Going Off-Road in a Class A Motorhome?
After years of sitting in a windowless cubicle, dreaming about being outside and trying to work out how to make it happen full time, a gently used 2007 Winnebago Journey 36G Class A diesel motorhome became available. It was definitely larger and much more grown up than we thought we wanted, but with the ability to tow a Jeep for off-road exploring, room for bikes and our inflatable stand up paddle boards, an on-board air compressor for inflating the boards, solar panels and giant holding tanks, we jumped at the chance to ditch the rat race, bought The Bago and haven't looked back.
In the nearly two years that we've been on the road, it's become impossible to not notice the explosion of #vanlife on social media and draw the conclusion that a van is the ultimate adventure mobile. While my wife and I do admit to a little van envy at times -- especially the 4x4 models like the new Winnebago Revel -- we have found that The Bago doesn't have to be confined to pavement, RV parks and campgrounds. With some planning, spot scouting and the occasional nail biting, we can get fairly far out there and then stay longer.
Boondocking in Remote Places
Our go-to for researching spots is Campendium. We've found great free camping areas through the site and mobile app. Reviews are written by fellow travelers that often include the dreaded phrase "Not Suitable for Big Rigs." In the beginning, we'd rule those spots out, assuming that if people had trouble getting their 30-foot trailer down a dirt road, there would be no way The Bago would manage.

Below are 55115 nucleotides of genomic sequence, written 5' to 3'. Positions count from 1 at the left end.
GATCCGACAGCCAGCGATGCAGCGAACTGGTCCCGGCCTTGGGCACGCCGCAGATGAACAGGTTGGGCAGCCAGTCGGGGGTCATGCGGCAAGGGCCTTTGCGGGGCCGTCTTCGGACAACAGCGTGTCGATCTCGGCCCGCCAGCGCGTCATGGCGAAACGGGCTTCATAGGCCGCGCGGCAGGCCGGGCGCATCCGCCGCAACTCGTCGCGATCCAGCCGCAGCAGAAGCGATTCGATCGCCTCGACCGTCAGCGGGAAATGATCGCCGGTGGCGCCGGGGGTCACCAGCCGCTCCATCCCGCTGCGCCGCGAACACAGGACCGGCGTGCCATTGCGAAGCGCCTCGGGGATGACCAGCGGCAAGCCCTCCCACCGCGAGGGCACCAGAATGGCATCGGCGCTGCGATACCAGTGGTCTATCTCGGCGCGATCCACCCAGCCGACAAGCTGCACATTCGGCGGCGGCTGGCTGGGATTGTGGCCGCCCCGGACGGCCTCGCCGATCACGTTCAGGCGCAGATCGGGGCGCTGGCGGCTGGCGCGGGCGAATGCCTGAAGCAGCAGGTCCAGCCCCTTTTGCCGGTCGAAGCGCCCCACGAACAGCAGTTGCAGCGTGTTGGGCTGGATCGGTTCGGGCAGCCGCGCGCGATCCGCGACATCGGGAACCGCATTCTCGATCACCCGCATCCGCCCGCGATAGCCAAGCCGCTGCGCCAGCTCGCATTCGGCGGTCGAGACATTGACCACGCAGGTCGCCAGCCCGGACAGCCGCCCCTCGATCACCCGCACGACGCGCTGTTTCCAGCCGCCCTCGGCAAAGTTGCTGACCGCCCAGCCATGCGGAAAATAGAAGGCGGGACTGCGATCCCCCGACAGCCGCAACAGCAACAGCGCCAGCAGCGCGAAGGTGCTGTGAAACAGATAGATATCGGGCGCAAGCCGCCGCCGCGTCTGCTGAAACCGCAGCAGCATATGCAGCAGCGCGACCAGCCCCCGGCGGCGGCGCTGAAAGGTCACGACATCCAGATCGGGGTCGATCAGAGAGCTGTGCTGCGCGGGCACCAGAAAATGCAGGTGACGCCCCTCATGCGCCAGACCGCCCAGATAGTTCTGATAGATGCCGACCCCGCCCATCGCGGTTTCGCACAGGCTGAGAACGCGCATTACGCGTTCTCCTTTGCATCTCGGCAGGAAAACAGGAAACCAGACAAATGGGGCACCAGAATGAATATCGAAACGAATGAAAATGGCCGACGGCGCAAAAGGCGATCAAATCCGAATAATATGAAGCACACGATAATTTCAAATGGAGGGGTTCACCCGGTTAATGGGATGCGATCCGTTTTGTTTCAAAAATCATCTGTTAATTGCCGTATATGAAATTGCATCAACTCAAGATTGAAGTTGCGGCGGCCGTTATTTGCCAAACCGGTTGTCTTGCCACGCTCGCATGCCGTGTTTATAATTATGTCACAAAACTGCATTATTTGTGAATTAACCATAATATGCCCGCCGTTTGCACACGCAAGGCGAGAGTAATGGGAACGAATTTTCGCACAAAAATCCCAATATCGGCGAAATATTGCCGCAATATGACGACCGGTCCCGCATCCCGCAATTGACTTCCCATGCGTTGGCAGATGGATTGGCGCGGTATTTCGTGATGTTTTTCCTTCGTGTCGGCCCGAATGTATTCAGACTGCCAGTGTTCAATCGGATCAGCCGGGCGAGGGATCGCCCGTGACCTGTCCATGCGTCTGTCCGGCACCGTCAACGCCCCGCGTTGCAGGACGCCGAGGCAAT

We've since figured out that we may have a higher threshold for a bumpy, rutted, rocky road than others, and the patience to find a way in. When there is somewhere we want to get to, we take the time to disconnect the Jeep, scout the road in, plan how we're going to get into the spot and then slowly go down the road. Sure, it might take us longer to get settled, but the effort is always worth it.
Most of these remote places are on public land without water, restrooms or electricity. Often, the nearest town is miles away. The Bago allows us to carry ample food and water. With conservation measures, we can also stretch our tanks to max out the 14-day stay limit.
While it's not necessary and certainly feels decadent while boondocking, we also like to watch a little TV in the evenings. Our four batteries, 300W of solar, and 8500W generator makes that possible, when the sun isn't cooperating.
One of our favorite spots from the past year was by Lake Powell where we explored the submerged Glen Canyon on our stand-up paddle boards. Moab, Utah, was another highlight with slickrock Jeep trails, mountain biking, and amazing hikes into Arches National Park.
Probably the most scenic campsite was on the rim of a canyon in Virgin, Utah, outside of Zion National Park where I scored a last-minute permit to hike the bucket-list worthy Subway slot canyon.
But, at the end of these adventurous days, it's so nice to come home to a hot shower, cold beer, and a great meal. Our Bago makes for an extremely comfortable base camp, hasn't stopped us from getting to remote spots and has allowed us to spend extended time in some pretty amazing places.